A reprieve from the rain – October 2016 will go down in Vancouver history as one of the wettest autumns ever. It rained non stop every day for close to a month. So when the rain did stop I was eager to get out and make some photographs. I’ve been photographing in Golden Ears for many years now and it is always one of my go to places that is close to home. There is a very small area located in Golden Ears that used to house a small amphitheater and shelter for small slide presentations. The area was logged many years ago and evidence of these giants can be found throughout the location. What’s unique about this spot are the moss covered maples growing en-mass. This small area is a photographic nightmare as it is a big tangle of trees and moss jutting out in every direction. Regardless of this chaos I love it here and the challenges it represents. The late start didn’t look terribly promising as it was dull and grey, but as the morning progressed the light improved and I made a couple of images that I like very much.

A Reprieve from the Rain I love it when moss covered trees are back lit like this. A bit of a challenge photographically but really satisfying when you can pull a decent composition out of the chaos. Green Arches A rats nest of vine maples, mosses and fern make photography a challenge.


12. North shore Mountains.

What can I say? I have been trekking up the north shore mountains for many years in search of winter images. Many of my best images have been taken up in these hills not far from Vancouver. The challenge these days is finding areas that haven’t been tracked out by snow boarders, snowshoe trekkers and skiers. Cypress, Grouse and Mt. Seymour are very popular destinations for a quick back country fix and each mountain has its own alpine ski facility. The last few years I haven’t made much of an effort to trek up as great photo conditions don’t happen that often. 2016/17 has been an exception though and even now as I type the mountains have an abundance of snow and the weather is variable with clear skies which makes for some great photo conditions.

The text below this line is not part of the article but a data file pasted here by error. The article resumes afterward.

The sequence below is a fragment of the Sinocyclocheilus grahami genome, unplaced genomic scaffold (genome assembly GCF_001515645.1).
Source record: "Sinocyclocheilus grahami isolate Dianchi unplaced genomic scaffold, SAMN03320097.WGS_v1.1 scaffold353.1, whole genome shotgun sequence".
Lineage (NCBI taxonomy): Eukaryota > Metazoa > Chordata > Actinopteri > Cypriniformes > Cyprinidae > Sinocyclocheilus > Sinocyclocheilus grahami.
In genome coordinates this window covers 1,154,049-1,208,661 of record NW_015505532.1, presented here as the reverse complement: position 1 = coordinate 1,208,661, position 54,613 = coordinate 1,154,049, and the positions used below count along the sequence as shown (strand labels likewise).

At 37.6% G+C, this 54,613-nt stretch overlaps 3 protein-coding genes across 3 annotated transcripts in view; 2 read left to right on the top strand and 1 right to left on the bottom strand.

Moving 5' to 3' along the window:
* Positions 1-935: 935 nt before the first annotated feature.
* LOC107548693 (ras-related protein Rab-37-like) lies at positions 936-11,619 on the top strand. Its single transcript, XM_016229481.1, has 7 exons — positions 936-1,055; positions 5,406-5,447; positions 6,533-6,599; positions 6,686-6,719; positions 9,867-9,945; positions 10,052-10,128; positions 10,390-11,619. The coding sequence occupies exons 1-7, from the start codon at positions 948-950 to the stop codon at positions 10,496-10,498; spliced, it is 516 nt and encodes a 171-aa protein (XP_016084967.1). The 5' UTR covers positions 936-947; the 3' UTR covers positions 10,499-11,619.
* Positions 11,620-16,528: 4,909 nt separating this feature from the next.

Quiet Moon Every December, January if the conditions are right Seymour is a fantastic place to catch the full moon as it sets over Grouse. Winter Solstice Last light looking towards Dog Mountains. The Local Hill Looking down towards Dog Mountain as a backcountry skier makes his way up the hill.


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Big Lonely Doug

This past week I made a quick trip over to Vancouver Island. The main purpose of the trip was to drop off a number of my fine art prints to the Old School House gallery in Qualicum. The opening of the exhibit was a great success. A big thanks goes out to the volunteers, Corinne and all of the people that came out to check my work out. The exhibit will be held at the gallery until April 14th.


While I was on the island I had a couple of days to do some exploring. I had seen some  images from the website of a Douglas Fir aptly named “Big Lonely Doug”. Lonely Doug is Canada’s second highest known tree, the highest being just a few km away in the Red Creek valley. What makes Lonely Doug stand out is that the conifer is surrounded by clear cut, a poignant reminder that clear cut logging is alive and well on Vancouver Island. Perhaps one day when all of the old growth forests are long gone the governments and the public will realize how much we have lost and at the end of the day profit can only take us so far.


On the trip I brought my DJI Inspire 1 drone along for some aerial photography. I decided to make a short video that can be seen here


I’ll be heading out to the island again within the next couple of weeks to carry on my search for big old trees, until then.


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2016 Gallery Exhibits and Shows

Up and coming gallery showings for 2016. I am pleased to announce that I have a number of shows this year. If you live in the Vancouver area be sure to come by and say hello.

Nature’s Splendor -The Silk Purse Arts Centre, West Vancouver, British Columbia